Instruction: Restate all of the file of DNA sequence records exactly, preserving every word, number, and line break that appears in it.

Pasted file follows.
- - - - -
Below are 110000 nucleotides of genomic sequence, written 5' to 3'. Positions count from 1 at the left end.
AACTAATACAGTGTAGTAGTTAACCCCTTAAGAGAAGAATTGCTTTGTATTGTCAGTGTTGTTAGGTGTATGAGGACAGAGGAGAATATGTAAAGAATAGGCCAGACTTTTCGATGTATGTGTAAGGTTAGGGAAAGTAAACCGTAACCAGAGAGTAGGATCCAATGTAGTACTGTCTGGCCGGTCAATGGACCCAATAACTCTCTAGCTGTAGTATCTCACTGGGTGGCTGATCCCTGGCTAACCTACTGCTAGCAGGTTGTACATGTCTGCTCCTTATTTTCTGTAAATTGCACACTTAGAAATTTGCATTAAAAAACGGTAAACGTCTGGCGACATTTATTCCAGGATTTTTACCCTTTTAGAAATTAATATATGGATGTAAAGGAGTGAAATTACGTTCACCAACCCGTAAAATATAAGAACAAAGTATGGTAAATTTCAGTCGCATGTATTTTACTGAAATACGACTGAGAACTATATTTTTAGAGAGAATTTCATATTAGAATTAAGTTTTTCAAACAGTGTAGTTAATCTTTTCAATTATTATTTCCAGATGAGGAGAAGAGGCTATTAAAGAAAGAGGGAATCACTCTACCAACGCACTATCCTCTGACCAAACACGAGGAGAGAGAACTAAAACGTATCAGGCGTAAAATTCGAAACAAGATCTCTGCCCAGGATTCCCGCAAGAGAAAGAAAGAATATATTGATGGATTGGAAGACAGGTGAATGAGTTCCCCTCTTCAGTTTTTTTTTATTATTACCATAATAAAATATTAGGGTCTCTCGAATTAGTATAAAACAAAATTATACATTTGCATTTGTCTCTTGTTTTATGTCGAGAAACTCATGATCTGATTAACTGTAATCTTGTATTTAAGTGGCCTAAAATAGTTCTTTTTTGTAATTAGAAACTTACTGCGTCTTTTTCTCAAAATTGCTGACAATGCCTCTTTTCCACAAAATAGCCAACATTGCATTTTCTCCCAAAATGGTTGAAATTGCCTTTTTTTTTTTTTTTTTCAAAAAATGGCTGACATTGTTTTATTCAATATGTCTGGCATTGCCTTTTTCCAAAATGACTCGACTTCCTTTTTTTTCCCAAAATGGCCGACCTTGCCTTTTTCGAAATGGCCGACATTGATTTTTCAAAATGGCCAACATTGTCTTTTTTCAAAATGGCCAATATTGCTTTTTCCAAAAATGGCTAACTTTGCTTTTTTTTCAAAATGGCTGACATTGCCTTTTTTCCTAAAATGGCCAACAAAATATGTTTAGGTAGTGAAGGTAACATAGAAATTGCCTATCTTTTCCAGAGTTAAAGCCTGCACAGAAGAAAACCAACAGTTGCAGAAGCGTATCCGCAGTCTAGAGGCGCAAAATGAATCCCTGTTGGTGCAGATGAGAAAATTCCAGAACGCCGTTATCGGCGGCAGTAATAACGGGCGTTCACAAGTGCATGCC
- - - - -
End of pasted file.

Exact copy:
Below are 110000 nucleotides of genomic sequence, written 5' to 3'. Positions count from 1 at the left end.
AACTAATACAGTGTAGTAGTTAACCCCTTAAGAGAAGAATTGCTTTGTATTGTCAGTGTTGTTAGGTGTATGAGGACAGAGGAGAATATGTAAAGAATAGGCCAGACTTTTCGATGTATGTGTAAGGTTAGGGAAAGTAAACCGTAACCAGAGAGTAGGATCCAATGTAGTACTGTCTGGCCGGTCAATGGACCCAATAACTCTCTAGCTGTAGTATCTCACTGGGTGGCTGATCCCTGGCTAACCTACTGCTAGCAGGTTGTACATGTCTGCTCCTTATTTTCTGTAAATTGCACACTTAGAAATTTGCATTAAAAAACGGTAAACGTCTGGCGACATTTATTCCAGGATTTTTACCCTTTTAGAAATTAATATATGGATGTAAAGGAGTGAAATTACGTTCACCAACCCGTAAAATATAAGAACAAAGTATGGTAAATTTCAGTCGCATGTATTTTACTGAAATACGACTGAGAACTATATTTTTAGAGAGAATTTCATATTAGAATTAAGTTTTTCAAACAGTGTAGTTAATCTTTTCAATTATTATTTCCAGATGAGGAGAAGAGGCTATTAAAGAAAGAGGGAATCACTCTACCAACGCACTATCCTCTGACCAAACACGAGGAGAGAGAACTAAAACGTATCAGGCGTAAAATTCGAAACAAGATCTCTGCCCAGGATTCCCGCAAGAGAAAGAAAGAATATATTGATGGATTGGAAGACAGGTGAATGAGTTCCCCTCTTCAGTTTTTTTTTATTATTACCATAATAAAATATTAGGGTCTCTCGAATTAGTATAAAACAAAATTATACATTTGCATTTGTCTCTTGTTTTATGTCGAGAAACTCATGATCTGATTAACTGTAATCTTGTATTTAAGTGGCCTAAAATAGTTCTTTTTTGTAATTAGAAACTTACTGCGTCTTTTTCTCAAAATTGCTGACAATGCCTCTTTTCCACAAAATAGCCAACATTGCATTTTCTCCCAAAATGGTTGAAATTGCCTTTTTTTTTTTTTTTTTCAAAAAATGGCTGACATTGTTTTATTCAATATGTCTGGCATTGCCTTTTTCCAAAATGACTCGACTTCCTTTTTTTTCCCAAAATGGCCGACCTTGCCTTTTTCGAAATGGCCGACATTGATTTTTCAAAATGGCCAACATTGTCTTTTTTCAAAATGGCCAATATTGCTTTTTCCAAAAATGGCTAACTTTGCTTTTTTTTCAAAATGGCTGACATTGCCTTTTTTCCTAAAATGGCCAACAAAATATGTTTAGGTAGTGAAGGTAACATAGAAATTGCCTATCTTTTCCAGAGTTAAAGCCTGCACAGAAGAAAACCAACAGTTGCAGAAGCGTATCCGCAGTCTAGAGGCGCAAAATGAATCCCTGTTGGTGCAGATGAGAAAATTCCAGAACGCCGTTATCGGCGGCAGTAATAACGGGCGTTCACAAGTGCATGCC